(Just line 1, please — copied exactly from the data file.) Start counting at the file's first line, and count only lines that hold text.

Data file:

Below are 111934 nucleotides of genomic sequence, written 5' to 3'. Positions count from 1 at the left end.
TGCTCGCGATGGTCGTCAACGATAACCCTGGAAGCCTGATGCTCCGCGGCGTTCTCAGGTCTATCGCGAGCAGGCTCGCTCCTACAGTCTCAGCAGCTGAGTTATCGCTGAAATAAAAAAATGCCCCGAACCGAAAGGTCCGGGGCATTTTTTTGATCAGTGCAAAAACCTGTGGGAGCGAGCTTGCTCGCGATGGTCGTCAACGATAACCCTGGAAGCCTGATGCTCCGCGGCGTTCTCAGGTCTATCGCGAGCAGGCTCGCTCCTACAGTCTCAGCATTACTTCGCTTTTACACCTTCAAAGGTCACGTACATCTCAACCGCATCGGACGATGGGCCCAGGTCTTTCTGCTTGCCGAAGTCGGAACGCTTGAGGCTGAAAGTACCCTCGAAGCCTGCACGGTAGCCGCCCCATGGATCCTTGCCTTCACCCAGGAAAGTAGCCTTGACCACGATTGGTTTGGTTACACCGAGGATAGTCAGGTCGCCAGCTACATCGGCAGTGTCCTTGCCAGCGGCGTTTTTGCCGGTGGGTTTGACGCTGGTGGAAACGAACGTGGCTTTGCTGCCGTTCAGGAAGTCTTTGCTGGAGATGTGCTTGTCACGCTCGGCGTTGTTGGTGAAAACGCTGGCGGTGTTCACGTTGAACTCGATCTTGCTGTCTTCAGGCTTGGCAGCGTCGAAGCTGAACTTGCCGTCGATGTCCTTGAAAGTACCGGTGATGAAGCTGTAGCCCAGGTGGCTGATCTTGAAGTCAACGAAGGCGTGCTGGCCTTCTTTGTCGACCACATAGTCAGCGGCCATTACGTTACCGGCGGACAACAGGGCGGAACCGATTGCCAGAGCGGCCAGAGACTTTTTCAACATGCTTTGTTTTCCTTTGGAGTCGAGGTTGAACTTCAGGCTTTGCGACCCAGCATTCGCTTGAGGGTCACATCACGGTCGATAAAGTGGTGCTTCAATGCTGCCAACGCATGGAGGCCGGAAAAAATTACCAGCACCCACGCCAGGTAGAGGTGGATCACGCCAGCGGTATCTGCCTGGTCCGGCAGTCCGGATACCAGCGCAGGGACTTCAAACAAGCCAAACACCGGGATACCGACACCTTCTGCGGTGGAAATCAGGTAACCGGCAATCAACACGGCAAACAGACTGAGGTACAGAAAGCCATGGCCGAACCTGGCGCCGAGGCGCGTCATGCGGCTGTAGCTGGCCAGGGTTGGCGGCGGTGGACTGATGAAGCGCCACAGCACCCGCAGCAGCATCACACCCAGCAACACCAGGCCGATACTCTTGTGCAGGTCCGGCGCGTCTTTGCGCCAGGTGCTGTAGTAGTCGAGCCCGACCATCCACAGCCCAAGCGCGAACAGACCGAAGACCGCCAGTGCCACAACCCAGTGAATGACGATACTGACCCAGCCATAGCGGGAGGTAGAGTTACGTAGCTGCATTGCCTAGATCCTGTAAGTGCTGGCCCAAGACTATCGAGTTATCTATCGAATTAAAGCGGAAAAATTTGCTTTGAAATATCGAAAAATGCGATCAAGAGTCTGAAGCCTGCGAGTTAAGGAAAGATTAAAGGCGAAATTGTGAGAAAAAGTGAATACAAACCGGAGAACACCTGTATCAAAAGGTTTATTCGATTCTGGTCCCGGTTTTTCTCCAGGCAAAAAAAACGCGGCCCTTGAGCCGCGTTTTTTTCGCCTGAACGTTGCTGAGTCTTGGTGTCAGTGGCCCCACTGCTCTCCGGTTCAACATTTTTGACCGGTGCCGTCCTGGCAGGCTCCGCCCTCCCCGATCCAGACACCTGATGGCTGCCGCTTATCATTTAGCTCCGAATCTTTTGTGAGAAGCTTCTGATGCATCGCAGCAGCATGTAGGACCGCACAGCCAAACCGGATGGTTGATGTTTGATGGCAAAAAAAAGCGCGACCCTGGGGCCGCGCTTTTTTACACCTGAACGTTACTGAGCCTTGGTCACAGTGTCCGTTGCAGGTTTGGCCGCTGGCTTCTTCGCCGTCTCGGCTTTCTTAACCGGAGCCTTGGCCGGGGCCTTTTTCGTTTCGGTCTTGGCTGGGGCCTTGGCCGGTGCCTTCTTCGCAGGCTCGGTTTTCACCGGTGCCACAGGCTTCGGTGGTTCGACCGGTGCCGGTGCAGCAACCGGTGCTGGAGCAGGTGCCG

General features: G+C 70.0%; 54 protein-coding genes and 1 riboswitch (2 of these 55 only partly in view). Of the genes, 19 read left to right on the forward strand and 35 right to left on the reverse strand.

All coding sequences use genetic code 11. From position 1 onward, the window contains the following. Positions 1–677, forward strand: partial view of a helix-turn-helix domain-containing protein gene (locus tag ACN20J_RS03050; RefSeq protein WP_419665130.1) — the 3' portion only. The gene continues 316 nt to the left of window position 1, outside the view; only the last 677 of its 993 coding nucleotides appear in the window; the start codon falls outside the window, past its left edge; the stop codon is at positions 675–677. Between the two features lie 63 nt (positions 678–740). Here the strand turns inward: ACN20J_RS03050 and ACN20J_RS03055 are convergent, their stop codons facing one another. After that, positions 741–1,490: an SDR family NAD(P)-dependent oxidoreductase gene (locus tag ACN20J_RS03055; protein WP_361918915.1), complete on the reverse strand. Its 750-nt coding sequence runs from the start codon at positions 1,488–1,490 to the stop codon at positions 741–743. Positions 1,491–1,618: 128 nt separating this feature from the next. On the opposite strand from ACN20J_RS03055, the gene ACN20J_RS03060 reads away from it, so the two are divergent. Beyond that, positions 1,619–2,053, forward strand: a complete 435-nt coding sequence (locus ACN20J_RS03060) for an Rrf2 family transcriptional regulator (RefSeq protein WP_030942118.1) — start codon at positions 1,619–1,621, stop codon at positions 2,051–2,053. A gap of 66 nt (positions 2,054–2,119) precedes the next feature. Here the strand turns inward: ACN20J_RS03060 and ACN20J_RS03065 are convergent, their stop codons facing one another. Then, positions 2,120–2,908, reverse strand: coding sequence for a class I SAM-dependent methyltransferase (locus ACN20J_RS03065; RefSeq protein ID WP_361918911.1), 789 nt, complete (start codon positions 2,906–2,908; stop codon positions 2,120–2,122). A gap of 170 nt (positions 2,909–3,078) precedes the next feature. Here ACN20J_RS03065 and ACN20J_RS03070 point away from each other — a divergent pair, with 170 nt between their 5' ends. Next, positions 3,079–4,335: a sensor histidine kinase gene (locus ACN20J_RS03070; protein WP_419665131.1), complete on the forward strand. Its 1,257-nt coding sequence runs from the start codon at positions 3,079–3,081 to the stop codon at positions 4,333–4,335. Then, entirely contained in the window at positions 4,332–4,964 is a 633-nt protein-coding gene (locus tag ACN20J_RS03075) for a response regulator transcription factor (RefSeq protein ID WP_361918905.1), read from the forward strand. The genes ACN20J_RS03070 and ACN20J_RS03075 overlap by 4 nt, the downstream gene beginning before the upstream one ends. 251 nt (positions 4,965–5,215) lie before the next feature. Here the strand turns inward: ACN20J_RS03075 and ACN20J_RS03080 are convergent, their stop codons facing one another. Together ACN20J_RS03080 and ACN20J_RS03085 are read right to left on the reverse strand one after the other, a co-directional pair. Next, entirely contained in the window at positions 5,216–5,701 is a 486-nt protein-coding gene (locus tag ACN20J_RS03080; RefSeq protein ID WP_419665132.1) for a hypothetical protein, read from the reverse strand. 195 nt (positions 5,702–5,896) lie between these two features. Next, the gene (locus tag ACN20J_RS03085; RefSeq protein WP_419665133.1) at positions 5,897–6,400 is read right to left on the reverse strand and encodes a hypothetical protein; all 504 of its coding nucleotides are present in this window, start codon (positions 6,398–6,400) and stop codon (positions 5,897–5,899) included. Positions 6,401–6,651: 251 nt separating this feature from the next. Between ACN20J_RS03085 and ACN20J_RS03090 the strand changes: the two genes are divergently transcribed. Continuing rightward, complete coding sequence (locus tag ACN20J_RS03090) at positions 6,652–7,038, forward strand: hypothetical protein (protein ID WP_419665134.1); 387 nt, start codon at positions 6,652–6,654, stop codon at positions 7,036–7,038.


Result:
Below are 111934 nucleotides of genomic sequence, written 5' to 3'. Positions count from 1 at the left end.